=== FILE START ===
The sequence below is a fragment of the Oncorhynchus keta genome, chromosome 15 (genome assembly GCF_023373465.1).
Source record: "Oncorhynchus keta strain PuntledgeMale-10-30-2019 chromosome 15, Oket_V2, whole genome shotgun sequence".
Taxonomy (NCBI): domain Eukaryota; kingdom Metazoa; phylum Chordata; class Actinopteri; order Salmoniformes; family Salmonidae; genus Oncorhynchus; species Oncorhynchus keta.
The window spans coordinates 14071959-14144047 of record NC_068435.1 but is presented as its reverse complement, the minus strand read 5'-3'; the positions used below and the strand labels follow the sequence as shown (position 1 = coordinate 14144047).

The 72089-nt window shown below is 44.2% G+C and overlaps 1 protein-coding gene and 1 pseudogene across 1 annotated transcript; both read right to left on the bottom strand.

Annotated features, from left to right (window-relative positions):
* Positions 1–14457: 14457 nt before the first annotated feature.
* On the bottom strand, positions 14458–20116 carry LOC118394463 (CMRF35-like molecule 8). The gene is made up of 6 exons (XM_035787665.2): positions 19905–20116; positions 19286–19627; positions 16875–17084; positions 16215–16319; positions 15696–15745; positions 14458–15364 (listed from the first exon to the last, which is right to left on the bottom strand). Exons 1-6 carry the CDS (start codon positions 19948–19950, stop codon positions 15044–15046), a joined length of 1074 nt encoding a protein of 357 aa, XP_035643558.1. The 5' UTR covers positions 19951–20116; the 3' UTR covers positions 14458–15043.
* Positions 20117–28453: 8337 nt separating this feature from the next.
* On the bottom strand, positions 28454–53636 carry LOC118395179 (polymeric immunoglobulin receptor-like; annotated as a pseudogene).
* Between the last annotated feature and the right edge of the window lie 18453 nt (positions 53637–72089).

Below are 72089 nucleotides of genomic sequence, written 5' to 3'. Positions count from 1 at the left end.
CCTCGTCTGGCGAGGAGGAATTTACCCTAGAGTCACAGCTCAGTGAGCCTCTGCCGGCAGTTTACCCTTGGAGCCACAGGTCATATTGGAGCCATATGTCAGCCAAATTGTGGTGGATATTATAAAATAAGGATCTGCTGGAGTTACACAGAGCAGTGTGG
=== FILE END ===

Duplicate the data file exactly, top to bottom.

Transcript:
The sequence below is a fragment of the Oncorhynchus keta genome, chromosome 15 (genome assembly GCF_023373465.1).
Source record: "Oncorhynchus keta strain PuntledgeMale-10-30-2019 chromosome 15, Oket_V2, whole genome shotgun sequence".
Taxonomy (NCBI): domain Eukaryota; kingdom Metazoa; phylum Chordata; class Actinopteri; order Salmoniformes; family Salmonidae; genus Oncorhynchus; species Oncorhynchus keta.
The window spans coordinates 14071959-14144047 of record NC_068435.1 but is presented as its reverse complement, the minus strand read 5'-3'; the positions used below and the strand labels follow the sequence as shown (position 1 = coordinate 14144047).

The 72089-nt window shown below is 44.2% G+C and overlaps 1 protein-coding gene and 1 pseudogene across 1 annotated transcript; both read right to left on the bottom strand.

Annotated features, from left to right (window-relative positions):
* Positions 1–14457: 14457 nt before the first annotated feature.
* On the bottom strand, positions 14458–20116 carry LOC118394463 (CMRF35-like molecule 8). The gene is made up of 6 exons (XM_035787665.2): positions 19905–20116; positions 19286–19627; positions 16875–17084; positions 16215–16319; positions 15696–15745; positions 14458–15364 (listed from the first exon to the last, which is right to left on the bottom strand). Exons 1-6 carry the CDS (start codon positions 19948–19950, stop codon positions 15044–15046), a joined length of 1074 nt encoding a protein of 357 aa, XP_035643558.1. The 5' UTR covers positions 19951–20116; the 3' UTR covers positions 14458–15043.
* Positions 20117–28453: 8337 nt separating this feature from the next.
* On the bottom strand, positions 28454–53636 carry LOC118395179 (polymeric immunoglobulin receptor-like; annotated as a pseudogene).
* Between the last annotated feature and the right edge of the window lie 18453 nt (positions 53637–72089).

Below are 72089 nucleotides of genomic sequence, written 5' to 3'. Positions count from 1 at the left end.
CCTCGTCTGGCGAGGAGGAATTTACCCTAGAGTCACAGCTCAGTGAGCCTCTGCCGGCAGTTTACCCTTGGAGCCACAGGTCATATTGGAGCCATATGTCAGCCAAATTGTGGTGGATATTATAAAATAAGGATCTGCTGGAGTTACACAGAGCAGTGTGG